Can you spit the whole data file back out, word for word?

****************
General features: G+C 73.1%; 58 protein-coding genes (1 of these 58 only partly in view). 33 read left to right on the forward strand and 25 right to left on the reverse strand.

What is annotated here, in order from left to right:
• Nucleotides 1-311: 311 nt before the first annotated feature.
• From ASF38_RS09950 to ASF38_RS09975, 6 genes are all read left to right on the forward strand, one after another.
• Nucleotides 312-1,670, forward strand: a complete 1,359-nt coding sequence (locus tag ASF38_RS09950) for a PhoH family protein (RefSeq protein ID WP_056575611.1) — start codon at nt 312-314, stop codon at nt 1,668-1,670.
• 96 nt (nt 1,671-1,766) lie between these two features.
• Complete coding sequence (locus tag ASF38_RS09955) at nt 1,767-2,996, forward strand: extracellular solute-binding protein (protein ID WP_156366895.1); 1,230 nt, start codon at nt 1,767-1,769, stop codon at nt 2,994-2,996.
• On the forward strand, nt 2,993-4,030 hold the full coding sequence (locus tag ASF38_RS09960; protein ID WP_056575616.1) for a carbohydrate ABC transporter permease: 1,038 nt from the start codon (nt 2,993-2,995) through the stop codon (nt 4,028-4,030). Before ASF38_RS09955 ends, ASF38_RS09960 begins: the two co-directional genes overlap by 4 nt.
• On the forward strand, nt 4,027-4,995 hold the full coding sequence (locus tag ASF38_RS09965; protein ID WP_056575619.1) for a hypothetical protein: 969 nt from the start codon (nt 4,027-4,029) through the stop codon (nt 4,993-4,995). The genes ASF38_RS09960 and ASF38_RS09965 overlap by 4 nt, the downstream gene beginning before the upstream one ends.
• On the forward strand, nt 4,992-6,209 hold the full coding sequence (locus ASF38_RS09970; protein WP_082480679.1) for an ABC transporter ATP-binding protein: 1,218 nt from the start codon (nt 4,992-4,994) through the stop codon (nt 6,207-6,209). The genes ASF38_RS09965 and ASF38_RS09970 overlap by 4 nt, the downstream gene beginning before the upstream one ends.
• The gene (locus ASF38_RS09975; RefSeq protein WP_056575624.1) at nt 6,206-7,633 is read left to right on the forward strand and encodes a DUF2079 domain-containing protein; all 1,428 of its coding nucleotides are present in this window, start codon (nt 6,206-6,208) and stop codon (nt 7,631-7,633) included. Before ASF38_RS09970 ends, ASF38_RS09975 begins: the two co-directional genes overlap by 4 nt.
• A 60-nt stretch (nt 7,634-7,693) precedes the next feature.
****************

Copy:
General features: G+C 73.1%; 58 protein-coding genes (1 of these 58 only partly in view). 33 read left to right on the forward strand and 25 right to left on the reverse strand.

What is annotated here, in order from left to right:
• Nucleotides 1-311: 311 nt before the first annotated feature.
• From ASF38_RS09950 to ASF38_RS09975, 6 genes are all read left to right on the forward strand, one after another.
• Nucleotides 312-1,670, forward strand: a complete 1,359-nt coding sequence (locus tag ASF38_RS09950) for a PhoH family protein (RefSeq protein ID WP_056575611.1) — start codon at nt 312-314, stop codon at nt 1,668-1,670.
• 96 nt (nt 1,671-1,766) lie between these two features.
• Complete coding sequence (locus tag ASF38_RS09955) at nt 1,767-2,996, forward strand: extracellular solute-binding protein (protein ID WP_156366895.1); 1,230 nt, start codon at nt 1,767-1,769, stop codon at nt 2,994-2,996.
• On the forward strand, nt 2,993-4,030 hold the full coding sequence (locus tag ASF38_RS09960; protein ID WP_056575616.1) for a carbohydrate ABC transporter permease: 1,038 nt from the start codon (nt 2,993-2,995) through the stop codon (nt 4,028-4,030). Before ASF38_RS09955 ends, ASF38_RS09960 begins: the two co-directional genes overlap by 4 nt.
• On the forward strand, nt 4,027-4,995 hold the full coding sequence (locus tag ASF38_RS09965; protein ID WP_056575619.1) for a hypothetical protein: 969 nt from the start codon (nt 4,027-4,029) through the stop codon (nt 4,993-4,995). The genes ASF38_RS09960 and ASF38_RS09965 overlap by 4 nt, the downstream gene beginning before the upstream one ends.
• On the forward strand, nt 4,992-6,209 hold the full coding sequence (locus ASF38_RS09970; protein WP_082480679.1) for an ABC transporter ATP-binding protein: 1,218 nt from the start codon (nt 4,992-4,994) through the stop codon (nt 6,207-6,209). The genes ASF38_RS09965 and ASF38_RS09970 overlap by 4 nt, the downstream gene beginning before the upstream one ends.
• The gene (locus ASF38_RS09975; RefSeq protein WP_056575624.1) at nt 6,206-7,633 is read left to right on the forward strand and encodes a DUF2079 domain-containing protein; all 1,428 of its coding nucleotides are present in this window, start codon (nt 6,206-6,208) and stop codon (nt 7,631-7,633) included. Before ASF38_RS09970 ends, ASF38_RS09975 begins: the two co-directional genes overlap by 4 nt.
• A 60-nt stretch (nt 7,634-7,693) precedes the next feature.